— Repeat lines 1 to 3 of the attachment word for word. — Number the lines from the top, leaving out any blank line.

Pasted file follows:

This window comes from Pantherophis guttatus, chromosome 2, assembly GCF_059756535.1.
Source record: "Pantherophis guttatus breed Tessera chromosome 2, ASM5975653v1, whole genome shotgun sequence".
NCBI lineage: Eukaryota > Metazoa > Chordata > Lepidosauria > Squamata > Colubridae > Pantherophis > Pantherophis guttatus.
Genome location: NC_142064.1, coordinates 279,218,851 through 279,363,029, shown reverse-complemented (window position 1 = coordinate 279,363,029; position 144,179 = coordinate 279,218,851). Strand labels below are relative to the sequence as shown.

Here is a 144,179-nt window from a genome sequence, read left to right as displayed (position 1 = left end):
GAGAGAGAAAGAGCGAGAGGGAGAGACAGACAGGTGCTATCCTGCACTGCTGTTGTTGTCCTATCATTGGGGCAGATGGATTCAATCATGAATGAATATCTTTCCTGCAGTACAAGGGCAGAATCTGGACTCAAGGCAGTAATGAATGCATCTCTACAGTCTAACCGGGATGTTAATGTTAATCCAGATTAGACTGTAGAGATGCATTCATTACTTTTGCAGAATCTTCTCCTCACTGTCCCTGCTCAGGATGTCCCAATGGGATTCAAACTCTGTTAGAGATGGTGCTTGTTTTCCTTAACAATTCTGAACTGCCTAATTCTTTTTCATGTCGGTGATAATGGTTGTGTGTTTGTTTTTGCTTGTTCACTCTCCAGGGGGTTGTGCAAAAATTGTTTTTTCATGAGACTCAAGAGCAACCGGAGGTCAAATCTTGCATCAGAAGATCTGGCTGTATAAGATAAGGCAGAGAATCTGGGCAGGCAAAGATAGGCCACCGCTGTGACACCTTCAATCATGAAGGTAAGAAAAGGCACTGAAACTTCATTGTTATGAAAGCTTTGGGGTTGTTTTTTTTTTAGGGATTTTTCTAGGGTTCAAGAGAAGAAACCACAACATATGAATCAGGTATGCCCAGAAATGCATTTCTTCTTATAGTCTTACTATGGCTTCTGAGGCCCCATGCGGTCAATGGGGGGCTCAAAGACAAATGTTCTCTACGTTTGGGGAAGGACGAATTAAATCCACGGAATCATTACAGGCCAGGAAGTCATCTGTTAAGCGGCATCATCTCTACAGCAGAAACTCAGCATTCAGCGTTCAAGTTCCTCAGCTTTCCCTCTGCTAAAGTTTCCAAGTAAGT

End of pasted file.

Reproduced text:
This window comes from Pantherophis guttatus, chromosome 2, assembly GCF_059756535.1.
Source record: "Pantherophis guttatus breed Tessera chromosome 2, ASM5975653v1, whole genome shotgun sequence".
NCBI lineage: Eukaryota > Metazoa > Chordata > Lepidosauria > Squamata > Colubridae > Pantherophis > Pantherophis guttatus.